Signs of Collapse for Biofuel Movement

In recent years, many argued that the path away from Middle East oil and toward reduced vehicle greenhouse gas emissions would be led by a switch to ethanol and biodiesel. That argument—and the biofuels movement championed by entrepreneurs, industry leaders, and some researchers—is quickly dying. In the past week alone, VeraSun—the largest public ethanol producer in the country—filed for bankruptcy, and Germany became the first country to formally scale back its commitment to biofuels.

From the beginning of the biofuels movement, three critical questions have remained unanswered:

  • Cost

    Can biofuel be produced in quantity at a competitive price to conventional fuels?

  • Food Prices

    Can biofuel feedstock—the stuff used to make fuel—avoid being diverted from use for food?

  • Emissions

    Can you produce biofuels without harming the environment?

The answers to these questions appear to be: no, no, and no—especially for ethanol derived from corn, and biodiesel from soy or palm oil.

The first question is the one crippling much of the US biofuels industry. VeraSun, which filed for bankruptcy last week and secured some bank financing to reorganize, said its only alternative was to shut down production—despite its large scale operations and the United States’ commitment to ethanol.

The numbers just weren’t there, as prices for corn and natural gas—the main feedstock and the fuel used to turn it into ethanol—increased this past year while retail prices for ethanol failed to keep pace. As companies cancel planned ethanol and biodiesel plants, the road to viability for biofuel alternatives becomes rockier—even with government subsidies.

The so-called second generation of biofuels, such as cellulosic ethanol made from feedstocks including wood chips and switchgrass, face similar financial challenges. One company, Xethanol, changed its name and is switching its strategy from cellulosic ethanol to methane.

“You can make cellulosic at a price but it’s not going to be economical when there are depressed prices for ethanol.”

David Ames
president and CEO, Xethanol (now Global Energy Holdings Group)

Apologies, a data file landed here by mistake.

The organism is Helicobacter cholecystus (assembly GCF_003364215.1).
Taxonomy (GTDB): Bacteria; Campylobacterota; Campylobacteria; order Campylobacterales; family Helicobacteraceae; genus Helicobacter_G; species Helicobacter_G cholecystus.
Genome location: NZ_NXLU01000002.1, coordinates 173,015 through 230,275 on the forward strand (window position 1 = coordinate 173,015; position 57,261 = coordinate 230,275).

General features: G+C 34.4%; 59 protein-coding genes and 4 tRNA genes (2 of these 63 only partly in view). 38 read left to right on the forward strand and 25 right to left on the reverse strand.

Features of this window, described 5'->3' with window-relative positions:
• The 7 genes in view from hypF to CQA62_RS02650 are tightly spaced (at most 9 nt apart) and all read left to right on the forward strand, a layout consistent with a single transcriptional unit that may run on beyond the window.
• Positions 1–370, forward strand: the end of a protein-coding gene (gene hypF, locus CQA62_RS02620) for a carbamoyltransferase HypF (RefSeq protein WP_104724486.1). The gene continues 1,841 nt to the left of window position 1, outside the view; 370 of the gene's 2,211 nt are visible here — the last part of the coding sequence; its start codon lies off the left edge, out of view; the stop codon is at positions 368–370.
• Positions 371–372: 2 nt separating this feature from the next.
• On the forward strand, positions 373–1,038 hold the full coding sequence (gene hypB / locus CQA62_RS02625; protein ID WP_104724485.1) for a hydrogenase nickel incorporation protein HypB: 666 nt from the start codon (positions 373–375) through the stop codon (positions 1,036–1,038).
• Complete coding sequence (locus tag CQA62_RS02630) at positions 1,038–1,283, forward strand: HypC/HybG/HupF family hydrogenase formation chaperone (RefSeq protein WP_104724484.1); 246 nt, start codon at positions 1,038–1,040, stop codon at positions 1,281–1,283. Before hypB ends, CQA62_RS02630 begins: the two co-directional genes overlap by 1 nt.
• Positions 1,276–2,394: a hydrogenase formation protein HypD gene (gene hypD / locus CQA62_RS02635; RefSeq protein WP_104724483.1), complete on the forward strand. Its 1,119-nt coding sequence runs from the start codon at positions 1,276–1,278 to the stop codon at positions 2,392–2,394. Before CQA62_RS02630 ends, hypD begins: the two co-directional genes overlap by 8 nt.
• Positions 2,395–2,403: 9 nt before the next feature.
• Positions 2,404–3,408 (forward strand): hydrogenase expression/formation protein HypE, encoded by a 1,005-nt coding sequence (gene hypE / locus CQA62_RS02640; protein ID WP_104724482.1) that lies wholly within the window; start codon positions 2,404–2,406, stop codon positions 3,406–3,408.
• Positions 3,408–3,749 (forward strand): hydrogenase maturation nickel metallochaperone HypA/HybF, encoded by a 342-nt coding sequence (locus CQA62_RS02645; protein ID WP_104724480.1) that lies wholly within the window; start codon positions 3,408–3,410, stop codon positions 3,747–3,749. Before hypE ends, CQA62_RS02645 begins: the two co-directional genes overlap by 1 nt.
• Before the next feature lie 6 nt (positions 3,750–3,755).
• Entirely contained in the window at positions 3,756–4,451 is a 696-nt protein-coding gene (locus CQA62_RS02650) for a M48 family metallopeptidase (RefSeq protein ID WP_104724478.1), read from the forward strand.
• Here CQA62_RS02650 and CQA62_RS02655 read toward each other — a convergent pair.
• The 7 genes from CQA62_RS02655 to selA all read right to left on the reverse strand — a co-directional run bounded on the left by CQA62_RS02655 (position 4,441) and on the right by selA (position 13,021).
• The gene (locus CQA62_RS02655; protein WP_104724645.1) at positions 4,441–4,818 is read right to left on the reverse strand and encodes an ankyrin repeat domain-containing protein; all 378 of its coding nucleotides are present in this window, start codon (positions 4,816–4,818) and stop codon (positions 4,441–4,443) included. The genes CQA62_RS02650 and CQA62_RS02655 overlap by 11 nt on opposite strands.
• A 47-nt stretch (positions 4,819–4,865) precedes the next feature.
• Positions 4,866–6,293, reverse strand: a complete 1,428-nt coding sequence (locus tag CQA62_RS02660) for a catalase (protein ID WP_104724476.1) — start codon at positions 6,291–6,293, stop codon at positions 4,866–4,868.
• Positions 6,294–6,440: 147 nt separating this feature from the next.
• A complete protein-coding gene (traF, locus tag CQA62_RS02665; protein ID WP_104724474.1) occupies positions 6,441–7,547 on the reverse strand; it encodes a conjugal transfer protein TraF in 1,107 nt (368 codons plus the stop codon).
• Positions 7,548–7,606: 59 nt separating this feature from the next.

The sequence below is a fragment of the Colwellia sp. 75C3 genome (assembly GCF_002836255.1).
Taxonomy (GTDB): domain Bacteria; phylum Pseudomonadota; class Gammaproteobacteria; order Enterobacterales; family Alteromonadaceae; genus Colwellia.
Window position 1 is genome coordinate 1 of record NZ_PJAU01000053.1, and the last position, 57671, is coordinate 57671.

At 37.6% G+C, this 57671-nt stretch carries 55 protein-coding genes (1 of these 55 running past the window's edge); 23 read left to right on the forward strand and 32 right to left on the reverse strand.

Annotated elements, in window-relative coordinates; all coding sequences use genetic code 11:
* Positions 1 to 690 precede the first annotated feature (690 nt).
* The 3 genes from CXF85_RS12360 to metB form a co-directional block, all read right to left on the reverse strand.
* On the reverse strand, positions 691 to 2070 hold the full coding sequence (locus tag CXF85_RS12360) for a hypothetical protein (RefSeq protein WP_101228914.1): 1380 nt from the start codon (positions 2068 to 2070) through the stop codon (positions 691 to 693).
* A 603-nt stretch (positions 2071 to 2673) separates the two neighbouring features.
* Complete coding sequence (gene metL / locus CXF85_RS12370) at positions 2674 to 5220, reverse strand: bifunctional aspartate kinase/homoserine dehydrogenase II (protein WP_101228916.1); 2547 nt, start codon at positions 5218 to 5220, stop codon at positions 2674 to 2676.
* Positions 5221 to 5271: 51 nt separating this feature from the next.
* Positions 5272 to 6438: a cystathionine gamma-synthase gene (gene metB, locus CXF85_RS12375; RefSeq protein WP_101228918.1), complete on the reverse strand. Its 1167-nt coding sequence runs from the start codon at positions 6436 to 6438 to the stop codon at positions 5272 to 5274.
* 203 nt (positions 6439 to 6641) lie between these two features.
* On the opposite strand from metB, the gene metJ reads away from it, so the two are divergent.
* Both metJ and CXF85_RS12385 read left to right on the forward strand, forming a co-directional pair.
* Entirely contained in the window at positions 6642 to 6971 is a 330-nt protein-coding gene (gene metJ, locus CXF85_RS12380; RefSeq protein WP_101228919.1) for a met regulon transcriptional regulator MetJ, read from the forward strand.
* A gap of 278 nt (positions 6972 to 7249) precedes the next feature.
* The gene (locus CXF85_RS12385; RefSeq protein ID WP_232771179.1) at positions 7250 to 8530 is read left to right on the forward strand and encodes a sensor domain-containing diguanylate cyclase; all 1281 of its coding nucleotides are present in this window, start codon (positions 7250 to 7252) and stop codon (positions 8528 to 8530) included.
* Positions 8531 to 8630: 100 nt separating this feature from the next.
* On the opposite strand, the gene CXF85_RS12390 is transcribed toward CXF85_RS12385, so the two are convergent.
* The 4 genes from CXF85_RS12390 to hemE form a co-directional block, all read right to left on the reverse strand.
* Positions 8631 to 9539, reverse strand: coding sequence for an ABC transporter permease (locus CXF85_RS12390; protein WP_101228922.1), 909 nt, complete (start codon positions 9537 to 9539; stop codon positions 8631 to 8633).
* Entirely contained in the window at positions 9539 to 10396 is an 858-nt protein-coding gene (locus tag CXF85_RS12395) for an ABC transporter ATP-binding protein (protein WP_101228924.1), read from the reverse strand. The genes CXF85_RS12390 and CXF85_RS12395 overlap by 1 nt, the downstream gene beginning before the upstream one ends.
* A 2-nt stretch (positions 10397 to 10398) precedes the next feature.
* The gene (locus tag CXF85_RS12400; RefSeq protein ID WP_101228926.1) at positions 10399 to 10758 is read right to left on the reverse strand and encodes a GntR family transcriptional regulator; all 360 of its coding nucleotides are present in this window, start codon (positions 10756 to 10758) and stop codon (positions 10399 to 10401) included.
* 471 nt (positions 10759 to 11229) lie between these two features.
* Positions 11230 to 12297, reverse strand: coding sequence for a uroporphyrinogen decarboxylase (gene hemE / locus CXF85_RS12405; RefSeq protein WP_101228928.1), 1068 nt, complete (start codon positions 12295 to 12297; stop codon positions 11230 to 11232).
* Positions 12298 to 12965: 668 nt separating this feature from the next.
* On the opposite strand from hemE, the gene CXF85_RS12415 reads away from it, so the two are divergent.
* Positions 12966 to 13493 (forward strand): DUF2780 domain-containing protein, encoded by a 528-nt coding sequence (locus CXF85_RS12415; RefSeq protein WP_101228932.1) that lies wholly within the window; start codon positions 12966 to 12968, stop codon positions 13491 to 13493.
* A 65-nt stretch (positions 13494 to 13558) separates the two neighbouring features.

Biofuels with a Tarnished Image

Meanwhile, as biofuels disrupt food supplies in developing nations—see “As the prices for soybeans rise, so does hunger in Indonesia”—the image of biofuels becomes tarnished. The latest poster child for biofuels’ negative image is palm oil, the rising demand for which had some countries chopping down rainforest to plant palm trees. Negative press led Germany to rescind its commitment to using a higher percentage of biofuel in its diesel—while outright banning biodiesel derived from soy or palm.

With Germany backing away from its biofuel commitment, the focus turns to the United States. The State of California is wrestling with how to achieve the goals of its Low Carbon Fuel Standard (LCFS), signed into law in 2007. The LCFS aims to reduce the carbon intensity for gasoline, diesel, and other fuels by 10 percent by 2020—but ethanol producers are struggling and researchers continue to debate whether increased reliance on biofuels will have a positive or negative effect on carbon emissions. Last month, California Air Resources Board posted its draft regulations, which are still very much under review.

President-elect Barack Obama wants a carbon copy of the same goals as part of a National Low Carbon Fuel Standard—with the additional requirement of 60 billion gallons of advanced biofuels to be phased into our fuel supply by 2030. In his campaign, Obama expressed support for the multi-billion dollar annual government subsidies that domestic ethanol has long enjoyed—as well as the 54-cent-a-gallon tariff that the United States slaps on imports of ethanol made from sugar cane.

The outcome of debates in Sacramento and Washington, DC—and the resulting government mandates, incentives, and subsidies—will likely determine if biofuels can be brought back from the brink of collapse.

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  • Will S

    The points are by and large valid, though I (and the IEA) expect the price of oil to rise again, perhaps to oscillate in the neighborhood of $100. Such a price would improve the cost posture of biofuels, but I also believe their to be issues with the food supply, as well as water consumption, fertilizer costs, soil management, etc.

  • Todd W